Baku-Tbilisi-Kars Train Tested In Turkey

A trial of the train of the $600 million railway project which directly connects Turkey, Georgia and Azerbaijan has been launched on Turkish territory today.

According to Trend news agency, Turkish President Recep Tayyip Erdogan, who is attending the Chinese-Turkish business forum in Beijing, announced that the first test train is being launched via the Baku-Tbilisi-Kars (BTK) railway on the territory of Turkey on July 30.

The BTK railway line is a regional railway link that will directly connect Kars in Turkey, Tbilisi in Georgia and Baku in Azerbaijan. The total estimated cost of the project is around $600 million. The Turkish segment will be 76km long while the Georgian railway line will be 29km long.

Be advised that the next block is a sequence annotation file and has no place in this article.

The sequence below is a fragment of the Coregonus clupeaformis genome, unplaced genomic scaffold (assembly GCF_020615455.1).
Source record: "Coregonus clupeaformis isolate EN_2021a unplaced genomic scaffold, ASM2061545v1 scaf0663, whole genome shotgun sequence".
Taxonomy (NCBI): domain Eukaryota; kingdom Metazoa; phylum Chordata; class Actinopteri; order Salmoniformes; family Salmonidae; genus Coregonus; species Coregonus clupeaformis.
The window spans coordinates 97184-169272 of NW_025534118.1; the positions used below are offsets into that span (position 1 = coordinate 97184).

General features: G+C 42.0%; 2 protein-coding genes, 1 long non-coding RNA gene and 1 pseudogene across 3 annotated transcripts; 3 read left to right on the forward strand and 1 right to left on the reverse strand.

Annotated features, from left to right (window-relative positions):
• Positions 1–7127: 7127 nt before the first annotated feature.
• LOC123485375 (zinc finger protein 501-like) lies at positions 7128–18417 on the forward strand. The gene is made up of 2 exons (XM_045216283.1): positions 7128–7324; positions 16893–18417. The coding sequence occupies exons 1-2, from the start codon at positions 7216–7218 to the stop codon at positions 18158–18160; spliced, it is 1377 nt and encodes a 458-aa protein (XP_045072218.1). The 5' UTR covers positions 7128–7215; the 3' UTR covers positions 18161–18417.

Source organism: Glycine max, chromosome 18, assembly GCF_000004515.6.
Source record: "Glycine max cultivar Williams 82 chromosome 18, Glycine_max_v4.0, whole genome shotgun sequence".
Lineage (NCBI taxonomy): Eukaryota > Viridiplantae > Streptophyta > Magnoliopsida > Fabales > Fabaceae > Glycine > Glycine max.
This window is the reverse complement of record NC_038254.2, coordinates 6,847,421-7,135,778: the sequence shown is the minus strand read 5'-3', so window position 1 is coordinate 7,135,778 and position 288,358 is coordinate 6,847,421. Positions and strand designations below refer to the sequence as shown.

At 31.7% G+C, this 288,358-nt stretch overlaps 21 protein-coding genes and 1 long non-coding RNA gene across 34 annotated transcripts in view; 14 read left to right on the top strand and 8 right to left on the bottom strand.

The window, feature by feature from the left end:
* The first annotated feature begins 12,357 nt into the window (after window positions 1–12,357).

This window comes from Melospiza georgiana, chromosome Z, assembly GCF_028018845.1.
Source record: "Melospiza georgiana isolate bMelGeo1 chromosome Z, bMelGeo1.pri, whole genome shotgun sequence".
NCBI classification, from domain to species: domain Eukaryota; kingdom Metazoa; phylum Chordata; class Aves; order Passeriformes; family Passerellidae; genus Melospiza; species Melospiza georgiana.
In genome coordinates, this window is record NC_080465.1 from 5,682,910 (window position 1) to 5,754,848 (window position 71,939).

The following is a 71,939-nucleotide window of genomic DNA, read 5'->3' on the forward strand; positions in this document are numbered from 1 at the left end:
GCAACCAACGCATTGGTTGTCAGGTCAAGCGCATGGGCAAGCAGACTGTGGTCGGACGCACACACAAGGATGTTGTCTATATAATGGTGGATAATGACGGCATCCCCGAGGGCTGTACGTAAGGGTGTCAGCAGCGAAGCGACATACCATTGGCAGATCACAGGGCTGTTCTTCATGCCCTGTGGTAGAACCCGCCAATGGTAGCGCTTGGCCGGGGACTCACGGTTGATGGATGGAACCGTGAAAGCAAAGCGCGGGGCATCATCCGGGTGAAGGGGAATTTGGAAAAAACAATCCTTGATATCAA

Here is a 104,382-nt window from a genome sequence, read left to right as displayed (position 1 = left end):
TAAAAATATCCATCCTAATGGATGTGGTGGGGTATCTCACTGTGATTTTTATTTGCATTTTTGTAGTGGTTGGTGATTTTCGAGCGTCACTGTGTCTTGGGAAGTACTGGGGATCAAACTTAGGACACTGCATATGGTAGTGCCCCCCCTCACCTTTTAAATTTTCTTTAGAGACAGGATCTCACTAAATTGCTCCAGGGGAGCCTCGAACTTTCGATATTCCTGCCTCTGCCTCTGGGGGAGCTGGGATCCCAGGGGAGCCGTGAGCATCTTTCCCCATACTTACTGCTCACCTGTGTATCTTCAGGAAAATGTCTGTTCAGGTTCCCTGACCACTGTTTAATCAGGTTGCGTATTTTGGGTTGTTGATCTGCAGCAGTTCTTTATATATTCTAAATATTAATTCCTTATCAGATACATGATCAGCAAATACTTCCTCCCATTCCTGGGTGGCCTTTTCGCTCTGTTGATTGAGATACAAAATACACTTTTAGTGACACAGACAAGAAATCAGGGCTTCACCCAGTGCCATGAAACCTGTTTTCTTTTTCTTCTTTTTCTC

President Erdogan also stressed the importance of the BTK project in the field of cargo transportation.
It is hoped that the railway line will improve the trade and economic relations between Central Asia, Azerbaijan, Georgia and Iran, when connecting with Europe.

The construction of the new 105-kilometer branch of the railroad was inaugurated by the presidents of the three regions at Marabda, South Georgia on 21 November 2007. However, on 8 August 2009, construction activities of the BTK railway line were suspended due to the Georgian-Ossetian conflict and environmental problems.

In February 2014, Azerbaijan's Transportation Minister, Ziya Mammadov, stated that the project would not be completed before the second half of 2015 and new sleeping coaches would not enter service until 2016-17.

The presidents of Azerbaijan, Georgia and Turkey signed the declaration on the Baku-Tbilisi-Kars railway connection on 25 May 2005. The key reason for the agreement was the rejection of assistance by the EU and the US as the link bypassed Armenia.

It is believed that the BTK railway line will transport a million passengers and 6.5 million tons of cargo in its initial stage.
By 2030, it is expected to carry an estimated 17 million tons of cargo and approximately three million passengers.

Tamar Svanidze

30 July 2015 16:45